Math in Madison
Some of you may be surprised at this, but even mathematicians get together for conferences. I just returned from a math conference in Madison, WI, sponsored by the Mathematical Association of America (MAA). There were probably over 500 mathematicians there. Now you might be asking yourself what mathematicians could sit around and talk about for three or four days. Well, believe it or not, the frontiers of mathematics are ever expanding.
One of my favorite talks was given by Dr. Laura Taalman of James Madison University on sudoku puzzles. She described the variants of sudoku (for instance, a 4×4 version that is known as shidoku), and the mathematics behind the puzzles. Here are some example questions that you could ask that naturally involve a lot of math:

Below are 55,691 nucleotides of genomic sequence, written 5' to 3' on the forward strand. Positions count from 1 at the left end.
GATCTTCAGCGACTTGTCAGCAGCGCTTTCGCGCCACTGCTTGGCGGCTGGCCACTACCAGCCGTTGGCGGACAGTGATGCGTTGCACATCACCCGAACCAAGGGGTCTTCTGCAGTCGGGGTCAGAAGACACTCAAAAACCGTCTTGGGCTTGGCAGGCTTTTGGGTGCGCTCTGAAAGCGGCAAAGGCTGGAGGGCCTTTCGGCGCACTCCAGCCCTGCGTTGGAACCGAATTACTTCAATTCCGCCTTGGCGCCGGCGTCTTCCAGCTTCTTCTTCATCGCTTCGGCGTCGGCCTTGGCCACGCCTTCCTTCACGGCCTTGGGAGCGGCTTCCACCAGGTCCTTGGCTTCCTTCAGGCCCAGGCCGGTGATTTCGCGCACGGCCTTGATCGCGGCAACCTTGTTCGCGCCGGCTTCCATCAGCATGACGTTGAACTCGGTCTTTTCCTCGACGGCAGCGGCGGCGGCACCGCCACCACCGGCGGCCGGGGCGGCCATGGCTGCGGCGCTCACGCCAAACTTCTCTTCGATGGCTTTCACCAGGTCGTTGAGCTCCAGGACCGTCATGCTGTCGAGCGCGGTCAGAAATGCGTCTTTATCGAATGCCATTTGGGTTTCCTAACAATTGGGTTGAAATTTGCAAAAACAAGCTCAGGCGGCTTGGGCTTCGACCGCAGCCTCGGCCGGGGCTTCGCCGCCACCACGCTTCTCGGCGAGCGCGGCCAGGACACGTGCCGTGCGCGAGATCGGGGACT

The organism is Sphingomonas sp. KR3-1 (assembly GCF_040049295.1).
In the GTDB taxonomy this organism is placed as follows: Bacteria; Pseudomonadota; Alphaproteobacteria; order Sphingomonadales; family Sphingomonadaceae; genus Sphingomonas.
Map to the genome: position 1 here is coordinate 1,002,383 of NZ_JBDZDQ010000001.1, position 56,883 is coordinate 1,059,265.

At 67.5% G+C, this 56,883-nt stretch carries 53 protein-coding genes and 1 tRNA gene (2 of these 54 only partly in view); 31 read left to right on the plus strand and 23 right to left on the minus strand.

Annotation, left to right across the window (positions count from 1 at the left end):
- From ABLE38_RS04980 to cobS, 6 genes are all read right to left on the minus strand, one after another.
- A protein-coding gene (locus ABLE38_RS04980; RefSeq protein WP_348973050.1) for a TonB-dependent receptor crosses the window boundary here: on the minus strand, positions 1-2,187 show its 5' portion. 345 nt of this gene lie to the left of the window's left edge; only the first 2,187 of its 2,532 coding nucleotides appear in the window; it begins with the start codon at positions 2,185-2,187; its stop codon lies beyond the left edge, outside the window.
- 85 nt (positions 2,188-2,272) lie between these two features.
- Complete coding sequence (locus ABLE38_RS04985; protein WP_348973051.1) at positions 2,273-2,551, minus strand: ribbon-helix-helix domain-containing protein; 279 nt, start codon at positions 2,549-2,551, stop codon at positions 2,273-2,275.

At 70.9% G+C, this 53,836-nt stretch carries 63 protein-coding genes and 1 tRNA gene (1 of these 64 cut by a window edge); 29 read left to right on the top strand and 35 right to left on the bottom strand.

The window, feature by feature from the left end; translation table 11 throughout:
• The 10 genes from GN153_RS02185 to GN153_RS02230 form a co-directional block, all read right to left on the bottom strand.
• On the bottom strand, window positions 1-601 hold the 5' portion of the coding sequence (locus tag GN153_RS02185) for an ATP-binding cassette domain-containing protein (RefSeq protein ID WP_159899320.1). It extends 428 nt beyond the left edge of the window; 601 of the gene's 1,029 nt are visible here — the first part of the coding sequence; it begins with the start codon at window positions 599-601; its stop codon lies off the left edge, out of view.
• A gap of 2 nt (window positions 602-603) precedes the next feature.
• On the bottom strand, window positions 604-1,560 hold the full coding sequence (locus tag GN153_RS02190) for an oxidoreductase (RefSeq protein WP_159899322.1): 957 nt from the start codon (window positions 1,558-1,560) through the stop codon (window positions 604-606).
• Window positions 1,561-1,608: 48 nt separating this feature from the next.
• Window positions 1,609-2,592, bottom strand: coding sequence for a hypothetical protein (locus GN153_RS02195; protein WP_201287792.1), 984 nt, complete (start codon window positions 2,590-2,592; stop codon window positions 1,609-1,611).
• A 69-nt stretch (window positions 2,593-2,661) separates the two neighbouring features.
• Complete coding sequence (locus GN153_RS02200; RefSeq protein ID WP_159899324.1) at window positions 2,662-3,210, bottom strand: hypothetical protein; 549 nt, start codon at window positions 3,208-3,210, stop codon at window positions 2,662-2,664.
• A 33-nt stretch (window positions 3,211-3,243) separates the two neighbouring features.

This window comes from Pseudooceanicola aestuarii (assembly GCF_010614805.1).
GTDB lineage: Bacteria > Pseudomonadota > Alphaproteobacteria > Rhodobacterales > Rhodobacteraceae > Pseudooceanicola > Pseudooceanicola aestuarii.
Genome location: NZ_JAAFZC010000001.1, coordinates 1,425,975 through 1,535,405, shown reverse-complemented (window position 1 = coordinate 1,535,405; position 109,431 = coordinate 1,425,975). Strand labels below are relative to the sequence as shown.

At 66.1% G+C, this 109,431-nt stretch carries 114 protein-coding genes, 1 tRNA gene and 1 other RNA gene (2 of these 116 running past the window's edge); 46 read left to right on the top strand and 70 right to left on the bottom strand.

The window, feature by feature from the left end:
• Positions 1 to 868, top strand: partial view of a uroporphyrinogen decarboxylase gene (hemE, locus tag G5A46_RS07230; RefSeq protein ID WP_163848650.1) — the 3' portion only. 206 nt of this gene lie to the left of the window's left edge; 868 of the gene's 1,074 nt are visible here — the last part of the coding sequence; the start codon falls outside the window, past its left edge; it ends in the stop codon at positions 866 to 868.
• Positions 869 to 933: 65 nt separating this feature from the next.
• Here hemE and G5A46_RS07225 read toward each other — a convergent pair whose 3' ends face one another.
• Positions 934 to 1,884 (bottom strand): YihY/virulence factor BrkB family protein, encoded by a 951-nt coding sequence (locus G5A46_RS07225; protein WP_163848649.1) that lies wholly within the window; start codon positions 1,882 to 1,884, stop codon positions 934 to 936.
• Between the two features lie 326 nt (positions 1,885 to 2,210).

- How many possible sudoku boards are there? (The answer turns out to be a LOT.)
- How many of these are essentially the same?
- What is the minimum number of clues needed for a sudoku puzzle to have a unique solution? (This is currently not known, though it’s guessed to be around 17.)
Much of the answers to these and other questions involve group theory and/or combinatorics. (One note: I can’t get by without saying that newspaper introductions to sudoku that say something like, “This puzzle isn’t about math at all” really don’t know what they’re talking about!)
You can check out Dr. Taalman’s website here: http://www.math.jmu.edu/~taal/mainpage.html
If you’re interested in sudoku variants, check out this website: